MINISTERS were so anxious to distance themselves from the trams that they told council chiefs: don’t tell us what you’re doing with our £500 million.
Documents released after a freedom of information request show that top officials from Scottish Government agency Transport Scotland repeatedly told bosses at TIE they did not want to see the paperwork circulated for board meetings.
Transport Scotland was removed from the board of TIE in 2007, soon after the new SNP minority government was defeated in its bid to scrap the trams. Finance Secretary John Swinney said he would fund the project to the £500m agreed, but not a penny more.
Labour today claimed the revelation that Transport Scotland deliberately asked to be excluded from the circulation list for board papers proves it ignored the ill-fated project at a critical stage.
Last year, Labour sought to obtain documents relating to the decision to remove Transport Scotland from the TIE board, but the city council initially responded to the party’s freedom of information request by saying it no longer held the relevant material.
Labour accused the council of shredding key documents prior to a promised public inquiry into the project.
But after the story appeared in the Evening News, council officials said they had made a mistake and some of the requested papers did exist – but refused to release them, saying it would be too costly to trawl through the archives.
In the meantime, Transport Scotland responded to a parallel request for the information with 17 pages of documents almost completely blacked out.
Now, after a Labour appeal to the Scottish Information Commissioner, the council has handed over a series of letters and e-mails dating to August and September 2007.
They show Bill Reeve, Transport Scotland’s director of rail delivery, e-mailing the then TIE chief executive, Willie Gallagher, on August 21, telling him: “Transport Scotland will not in future attend meetings of the TIE board and no longer requires to receive copies of the papers for TIE board meetings.”
On September 10, the message was echoed by Malcolm Reed, chief executive of Transport Scotland, in a letter to Mr Gallagher: “I understand that Bill Reeve confirmed via e-mail that Transport Scotland will not in future attend meetings of the TIE board and no longer requires copies of the papers for TIE board meetings.”
Lothians Labour MSP Sarah Boyack said: “No wonder the last administration at the council tried to keep this paperwork secret. I am pleased that the new councillors are taking a more transparent approach.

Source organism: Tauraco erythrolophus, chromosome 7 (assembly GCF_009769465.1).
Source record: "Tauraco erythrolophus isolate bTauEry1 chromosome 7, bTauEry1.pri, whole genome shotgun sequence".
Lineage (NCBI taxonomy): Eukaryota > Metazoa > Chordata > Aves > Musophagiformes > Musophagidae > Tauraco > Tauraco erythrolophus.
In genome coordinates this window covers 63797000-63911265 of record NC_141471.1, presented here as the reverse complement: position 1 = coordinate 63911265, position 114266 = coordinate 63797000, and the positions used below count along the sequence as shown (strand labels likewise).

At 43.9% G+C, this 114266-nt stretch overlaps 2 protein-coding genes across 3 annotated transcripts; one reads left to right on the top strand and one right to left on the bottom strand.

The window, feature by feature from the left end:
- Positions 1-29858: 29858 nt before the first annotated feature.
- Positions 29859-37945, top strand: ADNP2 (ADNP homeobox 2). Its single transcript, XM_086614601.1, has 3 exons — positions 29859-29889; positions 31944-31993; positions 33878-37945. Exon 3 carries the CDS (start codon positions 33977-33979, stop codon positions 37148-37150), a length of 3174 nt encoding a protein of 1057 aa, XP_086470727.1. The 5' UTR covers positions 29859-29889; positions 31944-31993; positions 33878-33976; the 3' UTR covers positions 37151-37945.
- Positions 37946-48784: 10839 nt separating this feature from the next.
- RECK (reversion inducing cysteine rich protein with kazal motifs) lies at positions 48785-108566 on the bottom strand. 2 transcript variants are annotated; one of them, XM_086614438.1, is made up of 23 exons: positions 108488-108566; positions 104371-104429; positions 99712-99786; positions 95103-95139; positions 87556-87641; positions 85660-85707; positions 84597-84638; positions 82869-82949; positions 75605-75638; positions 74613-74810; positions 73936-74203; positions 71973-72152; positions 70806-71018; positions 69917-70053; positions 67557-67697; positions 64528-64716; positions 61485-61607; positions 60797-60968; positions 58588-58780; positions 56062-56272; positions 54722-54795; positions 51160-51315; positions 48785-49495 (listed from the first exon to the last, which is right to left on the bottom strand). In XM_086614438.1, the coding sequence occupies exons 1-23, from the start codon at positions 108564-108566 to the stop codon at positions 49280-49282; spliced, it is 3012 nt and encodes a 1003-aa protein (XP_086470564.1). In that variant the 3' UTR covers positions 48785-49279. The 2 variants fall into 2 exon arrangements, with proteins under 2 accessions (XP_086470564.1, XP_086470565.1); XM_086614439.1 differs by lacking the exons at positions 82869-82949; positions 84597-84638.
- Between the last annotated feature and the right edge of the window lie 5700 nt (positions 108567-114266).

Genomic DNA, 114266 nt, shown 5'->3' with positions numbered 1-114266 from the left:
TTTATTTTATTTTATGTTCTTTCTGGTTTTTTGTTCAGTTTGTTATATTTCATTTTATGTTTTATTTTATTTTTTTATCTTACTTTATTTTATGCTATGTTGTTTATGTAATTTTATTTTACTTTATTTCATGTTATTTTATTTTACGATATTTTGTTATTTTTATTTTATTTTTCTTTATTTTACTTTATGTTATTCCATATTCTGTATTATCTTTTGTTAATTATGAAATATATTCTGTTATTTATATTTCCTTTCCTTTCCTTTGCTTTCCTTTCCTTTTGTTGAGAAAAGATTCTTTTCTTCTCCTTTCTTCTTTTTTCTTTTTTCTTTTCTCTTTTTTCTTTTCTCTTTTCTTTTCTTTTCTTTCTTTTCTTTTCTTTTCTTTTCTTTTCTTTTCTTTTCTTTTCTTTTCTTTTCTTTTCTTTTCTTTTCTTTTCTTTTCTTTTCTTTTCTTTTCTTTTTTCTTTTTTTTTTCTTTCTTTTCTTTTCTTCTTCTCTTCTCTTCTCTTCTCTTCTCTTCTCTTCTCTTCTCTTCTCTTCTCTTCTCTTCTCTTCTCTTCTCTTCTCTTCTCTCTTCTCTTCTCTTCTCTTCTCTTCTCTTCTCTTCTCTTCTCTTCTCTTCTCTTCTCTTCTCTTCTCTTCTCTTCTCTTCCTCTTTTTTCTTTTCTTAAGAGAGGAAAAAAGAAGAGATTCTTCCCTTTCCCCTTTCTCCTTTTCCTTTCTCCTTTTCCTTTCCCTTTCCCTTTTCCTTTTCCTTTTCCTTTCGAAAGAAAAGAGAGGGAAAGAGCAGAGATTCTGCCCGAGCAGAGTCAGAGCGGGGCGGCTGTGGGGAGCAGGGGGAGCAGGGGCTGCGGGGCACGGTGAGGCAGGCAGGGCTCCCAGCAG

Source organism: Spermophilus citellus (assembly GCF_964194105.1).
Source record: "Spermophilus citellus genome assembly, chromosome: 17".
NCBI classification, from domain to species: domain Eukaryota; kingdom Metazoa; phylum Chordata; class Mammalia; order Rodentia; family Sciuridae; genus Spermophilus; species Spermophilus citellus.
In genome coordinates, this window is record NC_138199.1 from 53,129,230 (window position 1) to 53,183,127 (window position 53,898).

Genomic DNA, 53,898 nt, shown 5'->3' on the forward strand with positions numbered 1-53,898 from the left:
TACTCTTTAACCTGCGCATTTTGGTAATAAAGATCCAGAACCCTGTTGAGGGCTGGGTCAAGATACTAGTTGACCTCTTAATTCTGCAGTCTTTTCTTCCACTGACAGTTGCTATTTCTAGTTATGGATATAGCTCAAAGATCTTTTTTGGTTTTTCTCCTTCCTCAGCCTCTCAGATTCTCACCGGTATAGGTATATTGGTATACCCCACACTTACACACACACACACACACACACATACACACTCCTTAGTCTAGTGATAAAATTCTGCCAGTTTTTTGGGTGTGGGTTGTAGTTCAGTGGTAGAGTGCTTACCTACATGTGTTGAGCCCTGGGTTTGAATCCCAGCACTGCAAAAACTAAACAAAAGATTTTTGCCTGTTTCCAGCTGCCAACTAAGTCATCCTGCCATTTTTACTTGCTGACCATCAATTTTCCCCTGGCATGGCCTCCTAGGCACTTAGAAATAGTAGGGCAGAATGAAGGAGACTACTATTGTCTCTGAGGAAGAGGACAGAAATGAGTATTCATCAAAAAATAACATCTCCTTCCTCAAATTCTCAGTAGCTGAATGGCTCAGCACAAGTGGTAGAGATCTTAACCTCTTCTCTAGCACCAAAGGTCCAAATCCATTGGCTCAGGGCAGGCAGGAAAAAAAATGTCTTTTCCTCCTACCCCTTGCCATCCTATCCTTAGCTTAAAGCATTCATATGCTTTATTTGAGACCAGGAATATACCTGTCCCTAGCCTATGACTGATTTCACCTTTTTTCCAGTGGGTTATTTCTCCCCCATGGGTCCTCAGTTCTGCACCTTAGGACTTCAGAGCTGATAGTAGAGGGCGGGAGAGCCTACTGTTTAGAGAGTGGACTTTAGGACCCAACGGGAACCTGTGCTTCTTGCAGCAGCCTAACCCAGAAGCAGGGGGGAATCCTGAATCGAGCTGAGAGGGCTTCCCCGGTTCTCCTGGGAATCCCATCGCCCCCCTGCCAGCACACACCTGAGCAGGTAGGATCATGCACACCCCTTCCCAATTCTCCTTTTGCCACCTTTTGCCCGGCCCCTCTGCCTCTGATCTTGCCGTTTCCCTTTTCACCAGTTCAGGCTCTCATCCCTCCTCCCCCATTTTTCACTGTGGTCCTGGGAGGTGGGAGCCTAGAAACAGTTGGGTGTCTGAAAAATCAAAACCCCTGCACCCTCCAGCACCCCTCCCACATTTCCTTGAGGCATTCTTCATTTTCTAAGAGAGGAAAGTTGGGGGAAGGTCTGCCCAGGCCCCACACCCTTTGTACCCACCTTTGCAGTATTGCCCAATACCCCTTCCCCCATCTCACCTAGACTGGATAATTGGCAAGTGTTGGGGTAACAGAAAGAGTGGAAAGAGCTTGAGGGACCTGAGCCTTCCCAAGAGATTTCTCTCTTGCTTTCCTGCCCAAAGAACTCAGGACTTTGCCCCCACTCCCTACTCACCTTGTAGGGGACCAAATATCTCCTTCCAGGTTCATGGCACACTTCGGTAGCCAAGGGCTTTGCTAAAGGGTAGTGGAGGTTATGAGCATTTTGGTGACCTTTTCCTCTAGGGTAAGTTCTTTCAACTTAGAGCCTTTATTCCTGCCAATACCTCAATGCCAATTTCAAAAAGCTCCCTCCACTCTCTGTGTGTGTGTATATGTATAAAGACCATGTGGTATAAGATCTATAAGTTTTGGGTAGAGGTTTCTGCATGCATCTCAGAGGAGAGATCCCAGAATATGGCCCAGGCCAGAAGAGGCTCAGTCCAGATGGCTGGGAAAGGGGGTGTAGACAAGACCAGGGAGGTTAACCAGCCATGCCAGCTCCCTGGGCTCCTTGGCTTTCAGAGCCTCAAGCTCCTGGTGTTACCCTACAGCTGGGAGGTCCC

“This shows astonishing incompetence from John Swinney. He wrote a cheque for half a billion pounds, but his officials didn’t even want copies of the paperwork.
“Earlier, we were told that ministers were kept fully up to speed with all the developments on the trams. Clearly that is nonsense. No wonder the Scottish Government are dragging their heels on calling a public inquiry. There should be no more delay.
“We need accountability. This was a crucial project, it was badly mismanaged and the Scottish Government took a hands-off approach. Edinburgh taxpayers deserve to know what went wrong.”
A Transport Scotland spokesman said: “The parliament vote in 2007 was clear that responsibility for delivering the tram project lay with Edinburgh City Council. Transport Scotland, however, continued to receive monthly detailed progress reports and also requested confirmation, on a quarterly basis, that grant conditions were being met.”
June 27, 2007: SNP bid to scrap trams project defeated by other parties. John Swinney agrees to fund the project at £500m – but not a penny more. Transport Scotland withdrawn from tram board soon afterwards.
Feb 3, 2011: Audit Scotland recommends Transport Scotland takes a more active role.
Sep 14, 2011: Scottish Government announces it is stepping in to rescue the trams, Transport Scotland staff drafted in to help.
Nov 10, 2011: Council says it no longer holds correspondence on Transport Scotland’s withdrawal from the TIE board. Labour claims they have been shredded.
Nov 15, 2011: Council admits it does have relevant material after all, but refuses to release it.
Nov 23, 2011: Transport Scotland releases 17 pages of papers – almost all blacked out.
Apr 12, 2012: Ruling says council breached law and should release correspondence.
July 10, 2012: Council releases documents showing Transport Scotland asked to be left off the circulation list for tram board papers.